mountpoint that refers back to the mounting system with a mount
   target that directly or indirectly contains the originating
   mountpoint.  As part of a mount operation, the mount points of the
   mounted system need to be checked accordingly.

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5.5.4.  Implementation considerations

   Implementation specifics are outside the scope of this specification.
   That said, the following considerations apply:

   Systems that wish to mount information from remote datastores need to
   implement a mount client.  The mount client communicates with a
   remote system to access the remote datastore.  To do so, there are
   several options:

   o  The mount client acts as a NETCONF client to a remote system.
      Alternatively, another interface to the remote system can be used,
      such as a REST API using JSON encodings, as specified in
      [RFC7951].  --> Either way, to the remote system, the mount client
      constitutes essentially a client application like any other.  The
      mount client in effect IS a special kind of client application.

   o  The mount client communicates with a remote mount server through a
      separate protocol.  The mount server is deployed on the same
      system as the remote NETCONF datastore and interacts with it
      through a set of local APIs.

   o  The mount client communicates with a remote mount server that acts
      as a NETCONF client proxy to a remote system, on the client's
      behalf.  The communication between mount client and remote mount
      server might involve a separate protocol, which is translated into
      NETCONF operations by the remote mount server.

   It is the responsibility of the mount client to manage the
   association with the target system, e.g. validate it is still
   reachable by maintaining a permanent association, perform
   reachability checks in case of a connectionless transport, etc.

   It is the responsibility of the mount client to manage the
   mountpoints.  This means that the mount client needs to populate the
   mountpoint monitoring information (e.g. keep mount-status up to data
   and determine in the case of automatic mounting when to add and
   remove mountpoint configuration).  In the case of automatic mounting,
   the mount client also interacts with the mountpoint discovery and
   bootstrap process.

   The mount client needs to also participate in servicing datastore
   operations involving mounted information.  An operation requested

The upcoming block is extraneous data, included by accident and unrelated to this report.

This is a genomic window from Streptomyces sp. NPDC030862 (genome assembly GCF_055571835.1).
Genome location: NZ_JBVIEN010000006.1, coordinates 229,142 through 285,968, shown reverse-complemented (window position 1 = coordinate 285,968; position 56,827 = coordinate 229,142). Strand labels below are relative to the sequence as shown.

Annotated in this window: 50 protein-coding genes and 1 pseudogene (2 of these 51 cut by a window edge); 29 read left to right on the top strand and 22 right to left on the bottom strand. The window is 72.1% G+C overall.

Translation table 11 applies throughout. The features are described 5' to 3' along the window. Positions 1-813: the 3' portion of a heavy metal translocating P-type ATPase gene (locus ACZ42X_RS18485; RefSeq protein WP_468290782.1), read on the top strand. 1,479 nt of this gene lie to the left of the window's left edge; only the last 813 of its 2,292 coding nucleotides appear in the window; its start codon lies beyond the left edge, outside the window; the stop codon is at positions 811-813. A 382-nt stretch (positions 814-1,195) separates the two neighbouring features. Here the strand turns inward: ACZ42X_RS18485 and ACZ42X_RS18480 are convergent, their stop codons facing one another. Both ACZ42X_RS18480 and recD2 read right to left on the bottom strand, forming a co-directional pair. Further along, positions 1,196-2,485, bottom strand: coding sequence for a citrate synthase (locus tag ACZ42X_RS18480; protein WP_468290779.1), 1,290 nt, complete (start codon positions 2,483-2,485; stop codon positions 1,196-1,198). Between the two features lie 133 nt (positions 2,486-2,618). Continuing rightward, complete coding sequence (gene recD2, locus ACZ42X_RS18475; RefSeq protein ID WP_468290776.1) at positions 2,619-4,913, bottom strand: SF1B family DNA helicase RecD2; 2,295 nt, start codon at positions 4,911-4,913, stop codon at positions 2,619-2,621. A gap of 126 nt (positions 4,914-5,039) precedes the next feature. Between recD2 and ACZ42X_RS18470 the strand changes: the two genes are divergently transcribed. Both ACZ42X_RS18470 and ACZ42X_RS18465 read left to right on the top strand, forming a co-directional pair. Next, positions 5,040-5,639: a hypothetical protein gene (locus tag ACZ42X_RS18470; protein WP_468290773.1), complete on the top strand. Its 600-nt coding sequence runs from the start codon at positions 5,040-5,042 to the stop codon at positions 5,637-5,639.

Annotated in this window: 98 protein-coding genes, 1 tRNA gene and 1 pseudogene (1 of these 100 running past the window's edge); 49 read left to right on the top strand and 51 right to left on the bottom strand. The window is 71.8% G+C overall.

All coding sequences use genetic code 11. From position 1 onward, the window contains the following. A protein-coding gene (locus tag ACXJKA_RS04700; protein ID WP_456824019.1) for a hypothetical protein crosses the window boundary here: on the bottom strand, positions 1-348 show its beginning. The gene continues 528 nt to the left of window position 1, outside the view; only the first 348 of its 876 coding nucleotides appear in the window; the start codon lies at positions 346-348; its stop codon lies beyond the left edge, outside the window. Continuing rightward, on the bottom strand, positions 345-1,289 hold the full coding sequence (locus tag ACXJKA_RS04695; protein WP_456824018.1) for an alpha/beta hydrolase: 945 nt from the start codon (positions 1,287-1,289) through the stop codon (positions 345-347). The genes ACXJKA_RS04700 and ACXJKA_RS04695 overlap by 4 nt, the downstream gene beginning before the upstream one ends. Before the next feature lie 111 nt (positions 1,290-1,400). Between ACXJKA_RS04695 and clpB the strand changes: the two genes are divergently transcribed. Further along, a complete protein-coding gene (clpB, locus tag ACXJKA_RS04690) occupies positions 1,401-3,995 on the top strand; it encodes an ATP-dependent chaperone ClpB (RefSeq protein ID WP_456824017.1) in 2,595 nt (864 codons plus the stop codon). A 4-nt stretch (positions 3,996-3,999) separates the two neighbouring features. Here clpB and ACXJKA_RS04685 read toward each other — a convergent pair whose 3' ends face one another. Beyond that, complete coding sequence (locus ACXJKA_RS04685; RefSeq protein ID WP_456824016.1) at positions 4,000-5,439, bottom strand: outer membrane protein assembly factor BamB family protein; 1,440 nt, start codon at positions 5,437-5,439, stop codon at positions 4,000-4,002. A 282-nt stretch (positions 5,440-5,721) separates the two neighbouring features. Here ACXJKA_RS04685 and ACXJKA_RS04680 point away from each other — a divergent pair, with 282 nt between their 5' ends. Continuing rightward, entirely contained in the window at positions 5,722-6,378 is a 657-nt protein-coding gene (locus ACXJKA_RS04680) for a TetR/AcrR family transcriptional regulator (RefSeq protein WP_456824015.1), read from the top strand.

involving a mountpoint is relayed by the mounting system's
   infrastructure to the mount client.  For example, a request to
   retrieve information from a datastore leads to an invocation of an
   internal mount client API when a mount point is reached.  The mount
   client then relays a corresponding operation to the remote datastore.

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   It subsequently relays the result along with any responses back to
   the invoking infrastructure, which then merges the result (e.g. a
   retrieved subtree with the rest of the information that was
   retrieved) as needed.  Relaying the result may involve the need to
   transpose error response codes in certain corner cases, e.g.  when
   mounted information could not be reached due to loss of connectivity
   with the remote server, or when a configuration request failed due to
   validation error.

5.5.5.  Modeling best practices

   There is a certain amount of overhead associated with each mount
   point.  The mount point needs to be managed and state maintained.
   Data subscriptions need to be maintained.  Requests including mounted
   subtrees need to be decomposed and responses from multiple systems

   For those reasons, as a general best practice, models that make use
   of mount points SHOULD be defined in a way that minimizes the number
   of mountpoints required.  Finely granular mounts, in which multiple
   mountpoints are maintained with the same remote system, each
   containing only very small data subtrees, SHOULD be avoided.  For
   example, lists SHOULD only contain mountpoints when individual list
   elements are associated with different remote systems.  To mount data
   from lists in remote datastores, a container node that contains all
   list elements SHOULD be mounted instead of mounting each list element
   individually.  Likewise, instead of having mount points refer to
   nodes contained underneath choices, a mountpoint should refer to a
   container of the choice.

6.  Datastore mountpoint YANG module

   file "ietf-mount@2017-03-30.yang"
   module ietf-mount {
     namespace "urn:ietf:params:xml:ns:yang:ietf-mount";
     prefix mnt;

     import ietf-inet-types {
       prefix inet;

       "IETF NETMOD (NETCONF Data Modeling Language) Working Group";
       "WG Web:   <http://tools.ietf.org/wg/netmod/>
        WG List:  <mailto:netmod@ietf.org>

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        WG Chair: Kent Watsen

        WG Chair: Lou Berger

        Editor: Alexander Clemm

        Editor: Jan Medved

        Editor: Eric Voit
       "This module provides a set of YANG extensions and definitions
        that can be used to mount information from remote datastores.";

     revision 2017-03-30 {
         "Initial revision.";

     extension mountpoint {
       argument name;
         "This YANG extension is used to mount data from another
          subtree in place of the node under which this YANG extension
          statement is used.

          This extension takes one argument which specifies the name
          of the mountpoint.

          This extension can occur as a substatement underneath a
          container statement, a list statement, or a case statement.
          As a best practice, it SHOULD occur as statement only
          underneath a container statement, but it MAY also occur
          underneath a list or a case statement.

          The extension can take two parameters, target and subtree,
          each defined as their own YANG extensions.